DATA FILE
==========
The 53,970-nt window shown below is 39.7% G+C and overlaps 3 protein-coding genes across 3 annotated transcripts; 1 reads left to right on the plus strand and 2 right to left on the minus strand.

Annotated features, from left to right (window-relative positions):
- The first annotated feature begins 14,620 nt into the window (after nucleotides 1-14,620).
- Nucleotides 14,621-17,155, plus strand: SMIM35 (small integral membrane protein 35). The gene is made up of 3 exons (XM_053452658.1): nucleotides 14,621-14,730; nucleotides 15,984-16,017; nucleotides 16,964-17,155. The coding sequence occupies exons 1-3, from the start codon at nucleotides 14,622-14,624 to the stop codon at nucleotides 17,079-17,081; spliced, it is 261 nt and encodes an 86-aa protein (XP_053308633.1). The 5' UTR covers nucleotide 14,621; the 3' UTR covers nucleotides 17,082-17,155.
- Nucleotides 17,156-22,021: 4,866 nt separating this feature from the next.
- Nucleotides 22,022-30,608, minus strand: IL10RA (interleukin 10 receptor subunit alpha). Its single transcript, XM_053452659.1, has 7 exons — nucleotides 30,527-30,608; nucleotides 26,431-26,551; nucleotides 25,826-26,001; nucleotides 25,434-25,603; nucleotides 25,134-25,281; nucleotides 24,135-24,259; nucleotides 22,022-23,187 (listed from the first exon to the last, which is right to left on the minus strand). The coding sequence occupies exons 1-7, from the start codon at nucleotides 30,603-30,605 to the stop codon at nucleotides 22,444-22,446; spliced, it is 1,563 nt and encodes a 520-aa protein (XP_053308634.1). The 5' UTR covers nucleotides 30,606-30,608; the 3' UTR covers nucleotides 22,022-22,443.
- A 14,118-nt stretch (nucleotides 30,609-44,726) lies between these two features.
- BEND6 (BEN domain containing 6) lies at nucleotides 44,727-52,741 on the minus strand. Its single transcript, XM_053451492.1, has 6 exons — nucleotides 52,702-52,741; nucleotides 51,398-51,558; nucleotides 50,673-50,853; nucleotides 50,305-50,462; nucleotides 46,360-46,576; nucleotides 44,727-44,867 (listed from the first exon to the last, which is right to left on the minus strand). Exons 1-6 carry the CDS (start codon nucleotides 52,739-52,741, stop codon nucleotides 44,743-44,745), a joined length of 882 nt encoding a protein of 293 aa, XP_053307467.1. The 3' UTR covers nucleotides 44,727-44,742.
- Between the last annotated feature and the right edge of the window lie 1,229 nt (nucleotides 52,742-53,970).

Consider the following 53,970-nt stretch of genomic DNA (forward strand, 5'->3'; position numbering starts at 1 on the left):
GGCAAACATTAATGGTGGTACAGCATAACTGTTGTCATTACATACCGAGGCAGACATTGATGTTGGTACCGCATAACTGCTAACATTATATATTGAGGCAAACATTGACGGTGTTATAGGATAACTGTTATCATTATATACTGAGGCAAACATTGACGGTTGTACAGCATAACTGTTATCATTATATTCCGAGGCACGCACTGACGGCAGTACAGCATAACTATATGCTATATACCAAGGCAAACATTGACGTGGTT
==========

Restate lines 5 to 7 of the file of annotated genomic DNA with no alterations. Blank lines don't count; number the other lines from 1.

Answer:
- Nucleotides 17,156-22,021: 4,866 nt separating this feature from the next.
- Nucleotides 22,022-30,608, minus strand: IL10RA (interleukin 10 receptor subunit alpha). Its single transcript, XM_053452659.1, has 7 exons — nucleotides 30,527-30,608; nucleotides 26,431-26,551; nucleotides 25,826-26,001; nucleotides 25,434-25,603; nucleotides 25,134-25,281; nucleotides 24,135-24,259; nucleotides 22,022-23,187 (listed from the first exon to the last, which is right to left on the minus strand). The coding sequence occupies exons 1-7, from the start codon at nucleotides 30,603-30,605 to the stop codon at nucleotides 22,444-22,446; spliced, it is 1,563 nt and encodes a 520-aa protein (XP_053308634.1). The 5' UTR covers nucleotides 30,606-30,608; the 3' UTR covers nucleotides 22,022-22,443.
- A 14,118-nt stretch (nucleotides 30,609-44,726) lies between these two features.